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A classic on those who burned bright in the darkness
on April 3, 2000
Some historians have pointed out that Foxe was biased against Catholics. Although his personal conflict against Catholicism likely drove his effort to put this book together, one has to recognize that the very abuses described in this book are a large part of WHY he was set against Catholicism in his own day in the first place. So far as I know, most or all of the stories of burning heretics, which Foxe describes, are true. All of which is a part of what Pope John Paul II has begun apologizing for at the change of the millennium.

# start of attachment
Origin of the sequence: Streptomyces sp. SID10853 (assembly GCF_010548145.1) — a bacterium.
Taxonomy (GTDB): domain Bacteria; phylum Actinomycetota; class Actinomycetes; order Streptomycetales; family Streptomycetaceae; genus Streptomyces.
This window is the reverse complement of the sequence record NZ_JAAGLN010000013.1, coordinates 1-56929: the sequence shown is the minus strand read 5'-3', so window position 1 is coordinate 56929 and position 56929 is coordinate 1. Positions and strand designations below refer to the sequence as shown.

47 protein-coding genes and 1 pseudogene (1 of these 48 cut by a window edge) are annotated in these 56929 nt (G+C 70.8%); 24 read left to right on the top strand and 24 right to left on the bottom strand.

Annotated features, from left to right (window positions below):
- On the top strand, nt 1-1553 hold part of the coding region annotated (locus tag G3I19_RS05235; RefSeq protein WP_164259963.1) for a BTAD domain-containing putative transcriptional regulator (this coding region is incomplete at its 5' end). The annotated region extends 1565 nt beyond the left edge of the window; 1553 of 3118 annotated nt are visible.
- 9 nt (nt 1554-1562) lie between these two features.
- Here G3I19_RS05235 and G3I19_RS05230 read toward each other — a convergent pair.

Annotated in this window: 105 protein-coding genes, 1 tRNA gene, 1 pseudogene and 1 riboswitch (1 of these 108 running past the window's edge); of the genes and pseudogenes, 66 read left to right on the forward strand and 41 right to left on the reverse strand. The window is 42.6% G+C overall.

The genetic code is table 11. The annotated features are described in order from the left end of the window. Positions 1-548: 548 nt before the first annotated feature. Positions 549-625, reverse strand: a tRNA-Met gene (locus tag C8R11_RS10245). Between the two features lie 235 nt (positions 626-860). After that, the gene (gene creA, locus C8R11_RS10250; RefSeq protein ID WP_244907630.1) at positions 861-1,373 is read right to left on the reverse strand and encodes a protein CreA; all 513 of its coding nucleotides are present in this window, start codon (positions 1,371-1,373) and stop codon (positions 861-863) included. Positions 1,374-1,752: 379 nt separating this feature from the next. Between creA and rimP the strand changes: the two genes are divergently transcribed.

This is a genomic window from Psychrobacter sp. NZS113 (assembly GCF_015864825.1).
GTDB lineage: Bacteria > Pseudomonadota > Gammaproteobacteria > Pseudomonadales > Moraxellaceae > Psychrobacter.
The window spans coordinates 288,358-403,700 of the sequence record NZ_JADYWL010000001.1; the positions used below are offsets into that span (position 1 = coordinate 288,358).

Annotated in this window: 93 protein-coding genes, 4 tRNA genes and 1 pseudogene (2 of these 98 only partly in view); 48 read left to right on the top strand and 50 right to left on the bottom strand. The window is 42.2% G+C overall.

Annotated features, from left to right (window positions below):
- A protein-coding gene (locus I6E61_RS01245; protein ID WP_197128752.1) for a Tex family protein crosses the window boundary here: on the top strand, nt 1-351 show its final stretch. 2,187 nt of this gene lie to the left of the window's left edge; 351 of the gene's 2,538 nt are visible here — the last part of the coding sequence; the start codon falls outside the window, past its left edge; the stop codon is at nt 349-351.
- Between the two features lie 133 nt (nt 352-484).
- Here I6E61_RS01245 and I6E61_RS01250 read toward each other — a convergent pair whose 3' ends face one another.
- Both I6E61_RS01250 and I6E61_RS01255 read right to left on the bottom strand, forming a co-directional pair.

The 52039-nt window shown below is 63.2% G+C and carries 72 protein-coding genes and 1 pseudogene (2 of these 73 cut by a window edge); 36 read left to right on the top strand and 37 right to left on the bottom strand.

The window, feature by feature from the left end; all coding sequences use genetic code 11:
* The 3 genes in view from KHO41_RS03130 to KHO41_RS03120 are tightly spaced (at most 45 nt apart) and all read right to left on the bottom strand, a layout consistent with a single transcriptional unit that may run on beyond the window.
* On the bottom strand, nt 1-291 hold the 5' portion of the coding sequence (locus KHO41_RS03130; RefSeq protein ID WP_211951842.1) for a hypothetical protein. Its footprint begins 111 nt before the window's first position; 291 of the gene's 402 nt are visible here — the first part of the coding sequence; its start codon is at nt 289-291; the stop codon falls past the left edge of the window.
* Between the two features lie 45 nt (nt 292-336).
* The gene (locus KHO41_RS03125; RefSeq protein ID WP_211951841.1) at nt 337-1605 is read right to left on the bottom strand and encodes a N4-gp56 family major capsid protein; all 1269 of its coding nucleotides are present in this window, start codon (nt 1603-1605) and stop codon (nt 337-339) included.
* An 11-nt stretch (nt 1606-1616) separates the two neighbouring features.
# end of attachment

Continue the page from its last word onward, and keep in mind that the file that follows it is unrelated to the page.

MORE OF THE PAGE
But Foxe also spends an equal amount of time retelling the stories of Christians who were killed for their faith during the days of ancient Rome. As a result, I don't think the book builds Roman Catholic resentment in most readers. Instead, it reveals the real fabric of Christian faith. Those who like only a rosey picture of the Church are no different than those who like only a rosey picture of the real world we live in. This book describes the dark times in Christian history, but the light is never lost in that darkness. And that is what this book is really about--the inability of the darkness to snuff out the light of true faith--whether it is an internal darkness within the Church or an external darkness that tries to engulf the Church.